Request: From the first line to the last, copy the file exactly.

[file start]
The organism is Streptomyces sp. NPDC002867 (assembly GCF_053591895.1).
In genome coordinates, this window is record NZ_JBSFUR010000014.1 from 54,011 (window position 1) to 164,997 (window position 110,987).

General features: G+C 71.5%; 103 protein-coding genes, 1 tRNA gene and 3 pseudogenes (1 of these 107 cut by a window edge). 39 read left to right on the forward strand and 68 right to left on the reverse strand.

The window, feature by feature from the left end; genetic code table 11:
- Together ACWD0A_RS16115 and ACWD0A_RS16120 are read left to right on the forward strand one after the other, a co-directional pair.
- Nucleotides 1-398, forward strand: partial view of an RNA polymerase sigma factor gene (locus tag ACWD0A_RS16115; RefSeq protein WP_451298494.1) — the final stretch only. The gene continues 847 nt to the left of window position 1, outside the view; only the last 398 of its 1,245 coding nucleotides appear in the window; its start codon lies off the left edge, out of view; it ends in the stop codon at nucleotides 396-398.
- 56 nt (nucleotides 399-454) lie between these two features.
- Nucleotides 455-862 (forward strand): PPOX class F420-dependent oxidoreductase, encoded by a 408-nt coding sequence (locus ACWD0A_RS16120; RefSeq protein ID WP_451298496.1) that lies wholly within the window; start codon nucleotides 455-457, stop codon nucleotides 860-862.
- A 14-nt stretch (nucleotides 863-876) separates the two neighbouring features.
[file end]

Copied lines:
The organism is Streptomyces sp. NPDC002867 (assembly GCF_053591895.1).
In genome coordinates, this window is record NZ_JBSFUR010000014.1 from 54,011 (window position 1) to 164,997 (window position 110,987).

General features: G+C 71.5%; 103 protein-coding genes, 1 tRNA gene and 3 pseudogenes (1 of these 107 cut by a window edge). 39 read left to right on the forward strand and 68 right to left on the reverse strand.

The window, feature by feature from the left end; genetic code table 11:
- Together ACWD0A_RS16115 and ACWD0A_RS16120 are read left to right on the forward strand one after the other, a co-directional pair.
- Nucleotides 1-398, forward strand: partial view of an RNA polymerase sigma factor gene (locus tag ACWD0A_RS16115; RefSeq protein WP_451298494.1) — the final stretch only. The gene continues 847 nt to the left of window position 1, outside the view; only the last 398 of its 1,245 coding nucleotides appear in the window; its start codon lies off the left edge, out of view; it ends in the stop codon at nucleotides 396-398.
- 56 nt (nucleotides 399-454) lie between these two features.
- Nucleotides 455-862 (forward strand): PPOX class F420-dependent oxidoreductase, encoded by a 408-nt coding sequence (locus ACWD0A_RS16120; RefSeq protein ID WP_451298496.1) that lies wholly within the window; start codon nucleotides 455-457, stop codon nucleotides 860-862.
- A 14-nt stretch (nucleotides 863-876) separates the two neighbouring features.